A Christian Perspective
--An interview with Stan Moody
By Angola 3 News
Stan Moody has served in the Maine State House of Representatives both as a Republican and a Democrat, pastors a small country church in Central Maine and served as a Chaplain at the maximum security Maine State Prison, where he ministered to inmates in the Supermax unit. He has authored several books on the state of the evangelical church in America, including No Turning Back: Journal of an All-American Sinner, Crisis in Evangelical Scholarship: A New Look at the Second Coming of Christ and McChurched: 300 Million Served and Still Hungry.
Moody has written several recent articles focusing on prison issues, including A Suspicious (and Lonely) Death in Maine State Prison's Lockdown Unit, At Angola Prison, Does Jesus Christ Save?, and Maine's New Capital Punishment Law: Solitary Confinement.
Angola 3 News: The Bible uses the word "prison" 116 times, and Psalm 69:33 reads, ". . . the LORD heareth the poor, and despiseth not his prisoners." Throughout the Bible, prison and executions are identified as tools of oppression against the underclass and dissidents, including the early Apostles and Jesus himself. The Bible presents the liberation of prisoners as a social good, as illustrated by the following noteworthy passages:
"Which executeth judgment for the oppressed: which giveth food to the hungry. The LORD looseth the prisoners." (Psalm 146:7)
"I the LORD have called thee in righteousness . . . to bring out the prisoners from the prison, and them that sit in darkness out of the prison house." (Isaiah 42:6-7)
"The Spirit of the Lord GOD is upon me; because the LORD hath anointed me . . . to proclaim liberty to the captives, and the opening of the prison to them that are bound." (Isaiah 61:1).
US popular culture often proudly makes reference to the Judeo-Christian traditions so prominent in US history, yet "Get tough on crime," is still the winning political slogan of the day. How did society come to view incarceration as a social good, as something necessary to keep society safe?
Stan Moody: First, we have ghettoized ourselves into white, suburban group-think that builds on self-righteousness. We are probably the most self-righteous nation on earth, which precludes us from contemplating, "There but for the grace of God, go I." Tragically, the greatest social good in America has become the acquisition of wealth through "legitimate" means, such as self promotion and corporate empire building, where greed becomes an acceptable virtue. Those who take shortcuts to the American Dream are pariahs to be banished from the kingdom of us pedestrian wannabees who, in frustration, quietly cheat on our taxes and on our spouses.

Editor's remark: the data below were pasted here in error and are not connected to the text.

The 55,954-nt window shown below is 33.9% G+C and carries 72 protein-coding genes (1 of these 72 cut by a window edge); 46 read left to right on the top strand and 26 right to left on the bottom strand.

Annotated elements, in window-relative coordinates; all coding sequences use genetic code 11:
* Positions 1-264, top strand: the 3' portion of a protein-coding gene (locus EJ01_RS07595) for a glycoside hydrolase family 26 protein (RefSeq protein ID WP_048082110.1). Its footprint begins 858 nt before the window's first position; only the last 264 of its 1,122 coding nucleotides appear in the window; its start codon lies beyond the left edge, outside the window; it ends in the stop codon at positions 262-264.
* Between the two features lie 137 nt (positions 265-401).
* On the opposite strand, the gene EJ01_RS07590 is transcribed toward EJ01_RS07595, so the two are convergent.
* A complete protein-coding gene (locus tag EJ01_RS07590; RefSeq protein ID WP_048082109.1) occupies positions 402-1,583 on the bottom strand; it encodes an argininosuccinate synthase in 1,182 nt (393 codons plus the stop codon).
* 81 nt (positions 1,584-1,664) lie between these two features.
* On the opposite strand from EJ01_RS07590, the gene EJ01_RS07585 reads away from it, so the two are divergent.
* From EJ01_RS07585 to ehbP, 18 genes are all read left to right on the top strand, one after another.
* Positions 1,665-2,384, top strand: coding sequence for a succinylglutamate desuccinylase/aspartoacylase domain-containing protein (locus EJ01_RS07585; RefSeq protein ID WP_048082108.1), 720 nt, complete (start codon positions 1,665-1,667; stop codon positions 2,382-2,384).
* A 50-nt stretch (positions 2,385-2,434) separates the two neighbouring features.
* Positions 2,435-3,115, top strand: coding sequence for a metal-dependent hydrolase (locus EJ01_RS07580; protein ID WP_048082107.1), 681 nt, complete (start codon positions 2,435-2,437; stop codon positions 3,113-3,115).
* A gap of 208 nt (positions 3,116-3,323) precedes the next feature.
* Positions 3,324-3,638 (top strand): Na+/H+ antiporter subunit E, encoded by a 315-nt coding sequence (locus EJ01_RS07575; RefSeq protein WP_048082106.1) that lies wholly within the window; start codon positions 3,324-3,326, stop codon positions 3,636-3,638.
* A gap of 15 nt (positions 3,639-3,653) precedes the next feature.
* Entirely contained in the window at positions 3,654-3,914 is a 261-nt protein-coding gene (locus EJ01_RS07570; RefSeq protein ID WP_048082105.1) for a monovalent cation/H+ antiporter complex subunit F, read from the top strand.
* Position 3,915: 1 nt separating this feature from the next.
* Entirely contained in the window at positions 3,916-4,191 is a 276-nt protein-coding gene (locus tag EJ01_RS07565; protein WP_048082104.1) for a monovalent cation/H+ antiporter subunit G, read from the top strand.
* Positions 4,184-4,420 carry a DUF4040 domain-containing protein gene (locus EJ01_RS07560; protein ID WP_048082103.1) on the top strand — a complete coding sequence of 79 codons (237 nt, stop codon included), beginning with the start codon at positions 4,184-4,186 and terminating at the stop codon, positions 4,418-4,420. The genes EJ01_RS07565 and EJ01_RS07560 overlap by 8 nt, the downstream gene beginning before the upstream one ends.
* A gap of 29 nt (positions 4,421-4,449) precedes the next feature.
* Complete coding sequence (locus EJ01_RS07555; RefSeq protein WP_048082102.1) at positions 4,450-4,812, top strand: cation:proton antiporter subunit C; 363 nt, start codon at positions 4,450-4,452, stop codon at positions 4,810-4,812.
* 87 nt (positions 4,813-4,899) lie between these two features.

Jesus makes it clear that His followers are to love their enemies, do good to those who hate them, leave vengeance and retribution up to God and visit Him in prison. "Inasmuch as you have or have not done it to the least of these my brothers, you have or have not done it to me."
A cursory examination of our nation's history will satisfy that the founders had no Christian theocracy in mind and, in fact, crafted a document that expressly ensured otherwise. Yet, people who advocate for the theocratic view are not listening. The best evidence that we are not a Christian nation is not in the actions of government but in the actions of our erstwhile evangelical state church that has embraced the Republican Party as God's instrument for redemption. The vehicle for that redemption is a moral code rather than divine grace. Getting tough on crime is just another version of an anti-Christian moral code.
A3N: Why do you suppose prisons and prisoners' living conditions are so far removed from the popular US consciousness today? How do US popular culture and the corporate media present the issue of human rights in prison?
SM: Very simply, as the nation with by far the highest incarceration rate in the world, neither the public nor the mainstream news media wants to know anything about prisons. Prisons are the depositories of our social programming and education failures. "Get them out of our sight." The ultimate driver is cost. Only as the public becomes aware of the enormous cost of the revolving door of incarceration will they begin to pay attention to what is going on inside and how we might change the dynamic. Corrections has taken full advantage of this denial by essentially saying, "You cannot possibly understand what we are up against." They have built incarceration into a growth industry that is sapping our national strength and shredding our decency.